San Lazaro’S Wooden effigy

Sometime in the early occupation of Building I, this wooden effigy was placed on the floor in the northwest corner of a 4-foot-deep room we call Room 26. In 1994, when we were excavating the room, surprisingly we uncovered the head of the figure. At first, we had no idea what we had found. However, when its nose and left eye appeared, we knew it was something special requiring the expertise of a specialist like Eric Blinman.

The figure was standing in damp, sandy soil where it likely had been for many decades, perhaps centuries. Although wood in the ground can become saturated with water rather quickly, it is difficult for it to dry out under those conditions. Since the effigy’s head was soaked, we quickly covered it, making it as airtight as possible, and ran to call Blinman.

As the face and body of the effigy began to emerge under Blinman’s trowel, we thought its right eye was missing. (It was two days later, in our lab, that conservator Keith Bakker removed the mud that had hidden that eye.)

A later inspection revealed that the figure had obsidian eyes, an obsidian mouth, three-dimensional ears, an elongated nose up between its eyes, nipples, and arms with articulated fingers across the chest. White selenite plaster covered the area from the mouth to the bottom of the chin. It had pink pigment on the chest that became red as it moved down the sides.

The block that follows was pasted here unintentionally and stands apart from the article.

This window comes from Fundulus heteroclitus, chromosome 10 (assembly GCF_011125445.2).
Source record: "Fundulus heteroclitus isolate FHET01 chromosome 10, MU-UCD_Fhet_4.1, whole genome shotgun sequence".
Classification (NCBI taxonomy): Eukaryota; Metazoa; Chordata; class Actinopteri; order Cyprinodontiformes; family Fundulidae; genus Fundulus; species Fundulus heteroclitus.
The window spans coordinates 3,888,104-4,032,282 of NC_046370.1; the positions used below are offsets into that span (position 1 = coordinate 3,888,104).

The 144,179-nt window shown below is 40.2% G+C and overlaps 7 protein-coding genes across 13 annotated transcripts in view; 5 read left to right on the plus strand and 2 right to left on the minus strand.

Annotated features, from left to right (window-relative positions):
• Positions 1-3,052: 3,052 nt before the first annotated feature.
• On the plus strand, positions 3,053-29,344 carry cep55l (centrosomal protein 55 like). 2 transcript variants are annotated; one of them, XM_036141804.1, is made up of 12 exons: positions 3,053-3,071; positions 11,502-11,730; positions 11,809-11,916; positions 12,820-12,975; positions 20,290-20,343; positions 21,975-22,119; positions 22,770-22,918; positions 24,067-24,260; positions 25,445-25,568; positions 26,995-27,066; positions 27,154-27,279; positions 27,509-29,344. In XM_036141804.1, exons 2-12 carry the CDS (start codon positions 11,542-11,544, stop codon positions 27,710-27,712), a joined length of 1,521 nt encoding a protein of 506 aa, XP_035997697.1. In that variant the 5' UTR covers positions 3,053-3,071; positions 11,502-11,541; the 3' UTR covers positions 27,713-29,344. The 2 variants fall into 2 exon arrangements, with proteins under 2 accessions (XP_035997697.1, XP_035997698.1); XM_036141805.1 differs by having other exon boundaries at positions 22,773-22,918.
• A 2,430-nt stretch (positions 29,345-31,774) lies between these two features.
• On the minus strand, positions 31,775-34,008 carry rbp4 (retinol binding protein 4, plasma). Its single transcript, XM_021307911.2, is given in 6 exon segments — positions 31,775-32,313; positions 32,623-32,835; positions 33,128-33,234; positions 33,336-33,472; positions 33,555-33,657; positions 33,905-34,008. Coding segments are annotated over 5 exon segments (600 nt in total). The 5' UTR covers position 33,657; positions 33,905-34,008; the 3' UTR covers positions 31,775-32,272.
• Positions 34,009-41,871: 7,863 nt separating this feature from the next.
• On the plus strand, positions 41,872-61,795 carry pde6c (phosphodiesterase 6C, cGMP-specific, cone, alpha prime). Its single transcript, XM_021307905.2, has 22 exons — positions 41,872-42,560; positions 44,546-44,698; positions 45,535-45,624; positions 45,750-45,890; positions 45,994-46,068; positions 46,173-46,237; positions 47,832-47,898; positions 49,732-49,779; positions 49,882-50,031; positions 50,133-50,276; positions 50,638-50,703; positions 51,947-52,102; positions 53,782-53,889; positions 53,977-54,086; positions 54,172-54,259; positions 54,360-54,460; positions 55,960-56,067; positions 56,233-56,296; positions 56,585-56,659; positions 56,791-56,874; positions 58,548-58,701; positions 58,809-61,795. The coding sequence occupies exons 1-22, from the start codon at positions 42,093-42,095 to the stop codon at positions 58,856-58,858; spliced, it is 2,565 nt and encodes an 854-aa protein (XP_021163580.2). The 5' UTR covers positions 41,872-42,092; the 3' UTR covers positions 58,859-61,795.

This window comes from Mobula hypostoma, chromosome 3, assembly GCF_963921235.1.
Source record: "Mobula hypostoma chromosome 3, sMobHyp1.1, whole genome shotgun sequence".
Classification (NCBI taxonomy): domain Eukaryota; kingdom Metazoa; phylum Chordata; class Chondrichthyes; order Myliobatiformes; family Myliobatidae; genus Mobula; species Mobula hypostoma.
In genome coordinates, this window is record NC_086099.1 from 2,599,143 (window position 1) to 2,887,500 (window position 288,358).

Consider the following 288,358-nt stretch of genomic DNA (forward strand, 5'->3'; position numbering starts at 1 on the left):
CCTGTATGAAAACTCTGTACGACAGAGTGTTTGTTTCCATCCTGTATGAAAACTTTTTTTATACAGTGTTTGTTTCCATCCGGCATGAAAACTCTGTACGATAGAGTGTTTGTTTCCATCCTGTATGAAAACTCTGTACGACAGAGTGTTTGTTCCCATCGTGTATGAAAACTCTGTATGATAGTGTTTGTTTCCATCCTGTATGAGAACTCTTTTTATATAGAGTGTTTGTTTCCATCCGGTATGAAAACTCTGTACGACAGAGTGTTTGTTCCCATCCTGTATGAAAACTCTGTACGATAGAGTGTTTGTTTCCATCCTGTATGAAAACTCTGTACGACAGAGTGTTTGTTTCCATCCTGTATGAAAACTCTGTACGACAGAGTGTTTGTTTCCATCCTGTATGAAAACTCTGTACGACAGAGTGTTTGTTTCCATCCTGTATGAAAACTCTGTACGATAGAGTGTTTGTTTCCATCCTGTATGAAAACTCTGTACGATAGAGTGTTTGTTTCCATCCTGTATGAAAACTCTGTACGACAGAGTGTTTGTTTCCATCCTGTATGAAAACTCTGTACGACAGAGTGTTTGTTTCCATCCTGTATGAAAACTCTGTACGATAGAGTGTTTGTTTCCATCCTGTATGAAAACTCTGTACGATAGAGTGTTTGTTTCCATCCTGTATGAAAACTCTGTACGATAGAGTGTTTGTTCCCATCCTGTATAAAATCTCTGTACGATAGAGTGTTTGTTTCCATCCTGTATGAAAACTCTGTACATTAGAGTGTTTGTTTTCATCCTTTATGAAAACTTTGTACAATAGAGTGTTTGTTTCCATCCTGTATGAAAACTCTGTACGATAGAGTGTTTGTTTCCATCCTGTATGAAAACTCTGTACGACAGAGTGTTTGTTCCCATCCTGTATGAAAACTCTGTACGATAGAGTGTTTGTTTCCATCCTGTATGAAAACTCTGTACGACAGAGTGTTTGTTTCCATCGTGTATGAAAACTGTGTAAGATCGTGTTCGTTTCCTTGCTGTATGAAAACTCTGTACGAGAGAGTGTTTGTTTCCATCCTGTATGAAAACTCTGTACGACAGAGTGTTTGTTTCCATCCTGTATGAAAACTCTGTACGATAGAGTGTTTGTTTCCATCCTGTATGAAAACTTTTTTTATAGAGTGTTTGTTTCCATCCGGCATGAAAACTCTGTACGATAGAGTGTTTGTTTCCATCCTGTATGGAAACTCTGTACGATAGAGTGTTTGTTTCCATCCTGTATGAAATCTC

This powerful sentinel had been carefully placed, facing wide-eyed across an empty room, assigned to its final post. Diagonally across the room was a door merely 15″ high and 11″ wide, which curiously had been sealed from the adjacent room and plastered over so well that its construction went almost unnoticed.

The wooden lady was carefully removed and placed in a plastic container lined with paper towels over aluminum foil. Her box elder body was 101/2″ tall, but it may have been an inch or so taller when she was new. She was 41/2″ wide at the shoulder and 3” deep. It was obvious that she had suffered too long from slow deterioration and the harsh treatment of time.

Two conservators who worked trying to stabilize the wood gave a sad diagnosis, stating that she could not be saved, and when she dried, nothing would remain but a mound of brown powder and three flakes of obsidian. Fortunately, our treatment proved them wrong. We placed a lid on the container, wrapped it tightly in a black plastic bag, and stored it in our refrigerator for more than three years. When the wooden lady finally emerged from her long, cold sleep, she was dry and amazingly intact. We were happy that we had thwarted the failure that had been patiently waiting.

Because of her extremely fragile condition, even now, nine years after we found the lady, we still have not seen her back. A radiocarbon date places her age at 563 years, give or take a few. She looks pretty good for a lady with that many birthdays.

Both conservators told us that we were at least a hundred years too late recovering this beautiful wooden woman, which emphasizes once again the urgency to [responsibly] excavate archaeological sites . . . . Important information is being lost as perishable objects lie rotting in the ground.

This article is taken from Forrest Fenn’s book, The Secrets of San Lazaro Pueblo (2004). It is available for $95 from Collected Works Bookstore, (505) 988-4226.




This is the wooden lady as we discovered her, standing in the corner of a room. We can only wonder what forces were at play while she was being carved and dressed in white and pink. We feel awed and respectful in the presence of this object and thirst.